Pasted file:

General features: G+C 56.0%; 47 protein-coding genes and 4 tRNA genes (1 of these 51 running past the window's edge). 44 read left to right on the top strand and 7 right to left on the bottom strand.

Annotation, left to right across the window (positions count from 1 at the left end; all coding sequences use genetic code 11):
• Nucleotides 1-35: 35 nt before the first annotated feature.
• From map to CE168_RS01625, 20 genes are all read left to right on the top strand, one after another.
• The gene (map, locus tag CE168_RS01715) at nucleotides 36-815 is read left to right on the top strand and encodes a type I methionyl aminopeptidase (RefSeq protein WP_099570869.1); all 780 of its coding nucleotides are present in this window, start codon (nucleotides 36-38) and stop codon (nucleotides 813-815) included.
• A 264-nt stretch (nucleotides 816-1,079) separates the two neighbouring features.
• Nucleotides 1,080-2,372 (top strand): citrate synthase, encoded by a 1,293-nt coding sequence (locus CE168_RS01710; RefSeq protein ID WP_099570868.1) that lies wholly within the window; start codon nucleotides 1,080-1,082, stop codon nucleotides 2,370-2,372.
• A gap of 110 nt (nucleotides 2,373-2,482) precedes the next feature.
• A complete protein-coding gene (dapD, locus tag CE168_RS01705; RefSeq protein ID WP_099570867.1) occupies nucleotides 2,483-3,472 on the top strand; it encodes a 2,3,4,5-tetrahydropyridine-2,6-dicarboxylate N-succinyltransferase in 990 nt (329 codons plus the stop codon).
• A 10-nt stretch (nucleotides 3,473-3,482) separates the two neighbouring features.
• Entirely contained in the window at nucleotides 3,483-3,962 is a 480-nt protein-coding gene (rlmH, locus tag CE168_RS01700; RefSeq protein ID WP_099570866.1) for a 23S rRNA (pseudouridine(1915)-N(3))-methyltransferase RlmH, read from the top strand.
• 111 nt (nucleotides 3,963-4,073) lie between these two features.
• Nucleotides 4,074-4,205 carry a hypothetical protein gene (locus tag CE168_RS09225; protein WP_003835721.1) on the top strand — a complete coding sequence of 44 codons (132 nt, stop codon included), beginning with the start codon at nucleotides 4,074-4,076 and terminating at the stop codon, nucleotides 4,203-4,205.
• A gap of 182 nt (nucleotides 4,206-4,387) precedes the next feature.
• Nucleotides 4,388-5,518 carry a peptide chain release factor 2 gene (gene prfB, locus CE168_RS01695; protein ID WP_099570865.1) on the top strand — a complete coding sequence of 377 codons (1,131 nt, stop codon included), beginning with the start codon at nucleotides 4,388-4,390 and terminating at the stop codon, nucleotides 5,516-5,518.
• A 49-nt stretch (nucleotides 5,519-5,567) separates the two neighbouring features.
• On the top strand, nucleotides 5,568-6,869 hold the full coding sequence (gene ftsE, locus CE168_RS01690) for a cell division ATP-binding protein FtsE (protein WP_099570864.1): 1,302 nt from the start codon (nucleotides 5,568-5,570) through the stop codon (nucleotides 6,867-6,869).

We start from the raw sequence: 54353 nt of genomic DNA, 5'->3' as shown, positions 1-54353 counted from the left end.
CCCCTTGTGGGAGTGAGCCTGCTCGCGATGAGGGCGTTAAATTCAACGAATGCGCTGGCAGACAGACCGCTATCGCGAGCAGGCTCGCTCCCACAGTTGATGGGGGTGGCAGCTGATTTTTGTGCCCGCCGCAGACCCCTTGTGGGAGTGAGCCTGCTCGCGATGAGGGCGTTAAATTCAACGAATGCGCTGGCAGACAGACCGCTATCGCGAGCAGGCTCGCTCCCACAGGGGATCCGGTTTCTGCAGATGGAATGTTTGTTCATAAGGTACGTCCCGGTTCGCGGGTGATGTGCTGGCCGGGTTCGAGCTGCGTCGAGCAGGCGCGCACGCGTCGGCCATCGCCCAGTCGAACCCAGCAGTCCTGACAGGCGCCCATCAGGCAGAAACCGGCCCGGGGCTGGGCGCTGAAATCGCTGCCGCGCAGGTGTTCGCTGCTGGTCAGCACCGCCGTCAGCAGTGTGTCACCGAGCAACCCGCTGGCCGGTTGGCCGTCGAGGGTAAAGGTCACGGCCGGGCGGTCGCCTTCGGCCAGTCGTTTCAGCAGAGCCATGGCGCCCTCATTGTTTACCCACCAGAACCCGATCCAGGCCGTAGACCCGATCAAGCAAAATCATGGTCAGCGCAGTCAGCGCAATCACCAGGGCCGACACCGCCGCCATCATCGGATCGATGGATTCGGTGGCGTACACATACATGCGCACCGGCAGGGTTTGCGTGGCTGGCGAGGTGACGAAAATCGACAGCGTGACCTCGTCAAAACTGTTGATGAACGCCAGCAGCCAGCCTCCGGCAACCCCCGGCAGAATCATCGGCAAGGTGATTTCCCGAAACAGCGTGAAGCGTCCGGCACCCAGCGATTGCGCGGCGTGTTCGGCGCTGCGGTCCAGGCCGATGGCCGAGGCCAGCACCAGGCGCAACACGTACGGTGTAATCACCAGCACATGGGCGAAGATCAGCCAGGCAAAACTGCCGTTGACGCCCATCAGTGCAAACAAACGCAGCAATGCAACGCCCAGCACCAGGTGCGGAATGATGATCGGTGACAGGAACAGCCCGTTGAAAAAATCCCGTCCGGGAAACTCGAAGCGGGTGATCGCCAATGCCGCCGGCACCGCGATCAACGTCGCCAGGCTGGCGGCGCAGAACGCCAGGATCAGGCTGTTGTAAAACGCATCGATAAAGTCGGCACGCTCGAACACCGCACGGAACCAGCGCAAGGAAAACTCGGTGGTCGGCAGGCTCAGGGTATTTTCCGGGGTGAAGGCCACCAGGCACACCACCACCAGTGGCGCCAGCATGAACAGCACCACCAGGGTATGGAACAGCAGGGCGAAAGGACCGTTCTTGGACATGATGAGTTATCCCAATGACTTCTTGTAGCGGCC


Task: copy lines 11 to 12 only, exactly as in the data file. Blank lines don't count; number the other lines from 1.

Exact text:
• Entirely contained in the window at nucleotides 3,483-3,962 is a 480-nt protein-coding gene (rlmH, locus tag CE168_RS01700; RefSeq protein ID WP_099570866.1) for a 23S rRNA (pseudouridine(1915)-N(3))-methyltransferase RlmH, read from the top strand.
• 111 nt (nucleotides 3,963-4,073) lie between these two features.